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Cypress Falls High School AFJROTC cadets lead the “Pass in Review” at Pridgeon Stadium on April 21. 

CFISD and its AFJROTC units hosted a Military Drill Competition on Feb. 3 at the Berry Center, in which 25 units from across CFISD and the Houston area participated. Langham Creek High School placed third overall, as cadets competed in events that included academic presentations and testing, inspections, exhibition drill and physical training. Units were evaluated by military training instructors from Lackland Air Force’s 737th Training Group, University of Houston ROTC cadets and Texas A&M University cadets.

The district also hosted its 16th Annual AFJROTC Pass in Review, which was held April 21 at Pridgeon Stadium. A military tradition designed to display the readiness of troops and their units to a newly assigned commander, the Pass in Review showcased the cadets’ discipline and uniformity to a crowd that included family, friends, Board of Trustees members and campus and district administrators.

Cypress Falls High School AFJROTC Unit TX-20003 served as the host school and senior Josephine Ngo served as the commander of troops.

“This event is steeped in military tradition dating back to the American Revolution at Valley Forge,” Hogue said. “These cadets carry on the proud tradition of excellence with their precision maneuvers, as evidence of the hard work, discipline and dedication of the instructors and cadets.”

Though a four-year program, JROTC has the ability to help students build long-lasting relationships beyond high school.

“We are a big family, so all the connections with people are really strong,” said Fatima Medina, a Cy-Fair High School junior and cadet captain. “You find friendships and connections and bonds that can’t be broken. It’s really a special thing.”

GoNoodle stimulates active learning in CFISD

Thanks in part to a sponsorship from community partner Memorial Hermann Cypress Hospital, CFISD educators and students have been able to take their teaching and learning to another level during the 2017-2018 school year with GoNoodle.

A movement program used in approximately 80 percent of U.S. public elementary schools, GoNoodle aims to fuel learning through the power of movement. Using short, interactive videos and games, GoNoodle incorporates movement (dancing, stretching, running and other activities) that can be used in the classroom and at home.

Memorial Hermann Cypress sponsored the Plus version of GoNoodle for CFISD for the 2017-2018 school year at a value of $165,000. The hospital was recognized for its giving and the sponsorship during the Board of Trustees meeting in October.

 
1020 Memorial Hermann Cypress 3Students throughout CFISD are getting moving thanks to the brain-based classroom movement program, GoNoodle. District partner Memorial Hermann–Cypress funded GoNoodle Plus in CFISD for 2017-2018. 

“We know that creating healthy habits in young people puts them on the right track to maintain healthy lifestyles as adults,” said Heath Rushing, Memorial Hermann Cypress senior vice president and CEO. “We are thankful that our community partners like Cypress-Fairbanks ISD also place a high priority on instilling healthy habits in the young people they impact every day.”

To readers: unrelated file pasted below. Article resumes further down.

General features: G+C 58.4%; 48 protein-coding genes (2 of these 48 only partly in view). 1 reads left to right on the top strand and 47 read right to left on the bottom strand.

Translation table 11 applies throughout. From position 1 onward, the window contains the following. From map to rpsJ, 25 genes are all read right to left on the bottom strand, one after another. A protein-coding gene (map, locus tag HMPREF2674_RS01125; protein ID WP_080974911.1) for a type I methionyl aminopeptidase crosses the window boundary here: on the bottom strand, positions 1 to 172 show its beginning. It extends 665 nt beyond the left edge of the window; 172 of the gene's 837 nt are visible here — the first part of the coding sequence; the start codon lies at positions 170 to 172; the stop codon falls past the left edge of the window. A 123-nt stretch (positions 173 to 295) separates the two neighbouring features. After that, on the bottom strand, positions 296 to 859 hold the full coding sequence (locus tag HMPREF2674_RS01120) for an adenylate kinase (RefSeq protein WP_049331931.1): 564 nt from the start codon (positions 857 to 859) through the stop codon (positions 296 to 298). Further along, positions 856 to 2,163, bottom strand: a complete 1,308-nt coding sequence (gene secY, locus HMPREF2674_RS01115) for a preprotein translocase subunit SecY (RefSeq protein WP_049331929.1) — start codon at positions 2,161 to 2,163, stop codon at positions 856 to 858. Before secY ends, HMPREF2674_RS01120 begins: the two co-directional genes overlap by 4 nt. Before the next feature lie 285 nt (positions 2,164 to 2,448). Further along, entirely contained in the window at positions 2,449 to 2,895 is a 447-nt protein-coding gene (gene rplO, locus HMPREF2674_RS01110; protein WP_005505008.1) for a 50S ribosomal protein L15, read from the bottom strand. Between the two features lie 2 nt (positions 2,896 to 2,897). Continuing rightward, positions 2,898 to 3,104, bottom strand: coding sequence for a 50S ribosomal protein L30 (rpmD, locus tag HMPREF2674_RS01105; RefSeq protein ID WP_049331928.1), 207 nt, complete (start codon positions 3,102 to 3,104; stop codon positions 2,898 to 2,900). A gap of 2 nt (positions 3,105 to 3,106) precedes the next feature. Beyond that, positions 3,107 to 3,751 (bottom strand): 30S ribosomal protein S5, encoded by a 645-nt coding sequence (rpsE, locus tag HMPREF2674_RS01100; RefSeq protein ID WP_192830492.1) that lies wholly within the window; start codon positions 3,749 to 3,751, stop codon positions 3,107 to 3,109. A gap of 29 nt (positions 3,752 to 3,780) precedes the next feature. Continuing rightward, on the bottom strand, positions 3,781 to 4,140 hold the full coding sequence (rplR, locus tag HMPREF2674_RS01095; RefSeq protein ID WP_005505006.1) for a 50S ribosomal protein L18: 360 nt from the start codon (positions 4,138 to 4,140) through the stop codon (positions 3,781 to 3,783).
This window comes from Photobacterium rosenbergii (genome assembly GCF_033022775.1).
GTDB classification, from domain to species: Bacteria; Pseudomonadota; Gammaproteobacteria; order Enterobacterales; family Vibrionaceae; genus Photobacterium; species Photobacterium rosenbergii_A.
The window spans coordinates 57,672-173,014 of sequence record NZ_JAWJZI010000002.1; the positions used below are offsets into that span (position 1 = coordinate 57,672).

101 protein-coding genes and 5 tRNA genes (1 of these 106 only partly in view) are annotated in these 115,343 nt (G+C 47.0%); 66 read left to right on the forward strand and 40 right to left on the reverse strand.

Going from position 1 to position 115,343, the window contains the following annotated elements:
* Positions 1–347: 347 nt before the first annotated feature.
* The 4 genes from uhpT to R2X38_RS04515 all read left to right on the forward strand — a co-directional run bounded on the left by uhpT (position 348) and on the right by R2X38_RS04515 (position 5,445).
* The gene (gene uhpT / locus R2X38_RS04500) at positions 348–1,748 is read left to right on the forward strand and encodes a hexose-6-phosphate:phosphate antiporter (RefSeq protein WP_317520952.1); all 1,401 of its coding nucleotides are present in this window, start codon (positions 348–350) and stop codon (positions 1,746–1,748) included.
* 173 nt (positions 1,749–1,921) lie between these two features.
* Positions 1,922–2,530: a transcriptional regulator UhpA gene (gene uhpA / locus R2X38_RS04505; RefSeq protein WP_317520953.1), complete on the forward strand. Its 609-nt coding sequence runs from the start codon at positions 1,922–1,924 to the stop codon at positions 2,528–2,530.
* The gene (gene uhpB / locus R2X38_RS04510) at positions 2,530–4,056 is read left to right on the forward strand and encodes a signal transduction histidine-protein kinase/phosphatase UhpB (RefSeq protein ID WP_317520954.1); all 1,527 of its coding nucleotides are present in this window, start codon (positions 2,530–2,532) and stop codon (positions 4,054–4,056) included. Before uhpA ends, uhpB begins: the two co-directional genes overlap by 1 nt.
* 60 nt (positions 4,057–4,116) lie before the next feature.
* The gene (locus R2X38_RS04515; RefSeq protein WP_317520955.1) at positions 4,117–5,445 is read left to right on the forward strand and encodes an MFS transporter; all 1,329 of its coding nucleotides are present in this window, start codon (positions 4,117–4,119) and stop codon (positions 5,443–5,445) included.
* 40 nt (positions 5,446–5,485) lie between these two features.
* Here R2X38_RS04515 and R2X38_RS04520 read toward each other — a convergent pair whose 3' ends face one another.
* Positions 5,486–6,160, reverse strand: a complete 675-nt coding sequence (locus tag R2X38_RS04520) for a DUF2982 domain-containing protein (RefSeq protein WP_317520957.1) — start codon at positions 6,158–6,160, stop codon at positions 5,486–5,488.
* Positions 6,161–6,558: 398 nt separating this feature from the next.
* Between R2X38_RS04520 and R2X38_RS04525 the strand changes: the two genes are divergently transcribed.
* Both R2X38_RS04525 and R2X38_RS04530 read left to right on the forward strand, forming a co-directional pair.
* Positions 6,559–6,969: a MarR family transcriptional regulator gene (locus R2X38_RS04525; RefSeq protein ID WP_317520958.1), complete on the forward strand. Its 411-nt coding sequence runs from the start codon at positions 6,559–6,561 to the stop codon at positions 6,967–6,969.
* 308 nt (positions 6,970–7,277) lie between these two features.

Memorial Hermann Cypress also sponsored professional development for teachers to go with GoNoodle Plus for the district.

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Dawn Tryon (left), Keith Elementary School principal, and Dr. Linda Macias, associate superintendent of curriculum and instruction and accountability, move alongside students to a learning activity on GoNoodle Plus during a media event on Nov. 14 at Keith Elementary School. Memorial Herman Cypress Hospital sponsored GoNoodle Plus technology and professional development for teachers for CFISD for the 2017-2018 school year at a value of $165,000.

Launched in 2014, GoNoodle allows teachers and students to use “brain breaks” and other movement activities to not only break the mantra of stationary learning from a desk, but instead continue the learning process with academic-incorporated games while also promoting physical activity. A number of the learning activities have game-like attributes, helping keep a student’s attention even more during the day as levels are earned or characters successfully complete challenges.

“When we get kids moving and learning, they retain information longer,” said Erika Sanchez, a preschool programs for children with disabilities (PPCD) teacher at Copeland Elementary School and GoNoodle ambassador. “Our whole goal is to want kids to have fun in the class and GoNoodle is one of the ways we can utilize technology in a platform that gets the kids up and moving, and learning the different content areas.”

HORIZONS program meets needs of gifted and talented students

Livestock Show and Sale an exclamation mark for FFA students

The program’s highlight came to a finish with a live premium auction Feb. 10, but the CFISD Livestock Show Association’s 24th annual Show and Sale is just part of what CFISD students and community members can experience through FFA and Agriculture Science education.

It’s still a topic that can open one’s eyes, said Corey Taylor, a Cypress Falls High School FFA adviser and Agriculture Science teacher, thanks in large part to Houston’s enormous urban footprint and the overall lack of exposure.

Sometimes, it’s just as simple as getting past that first question.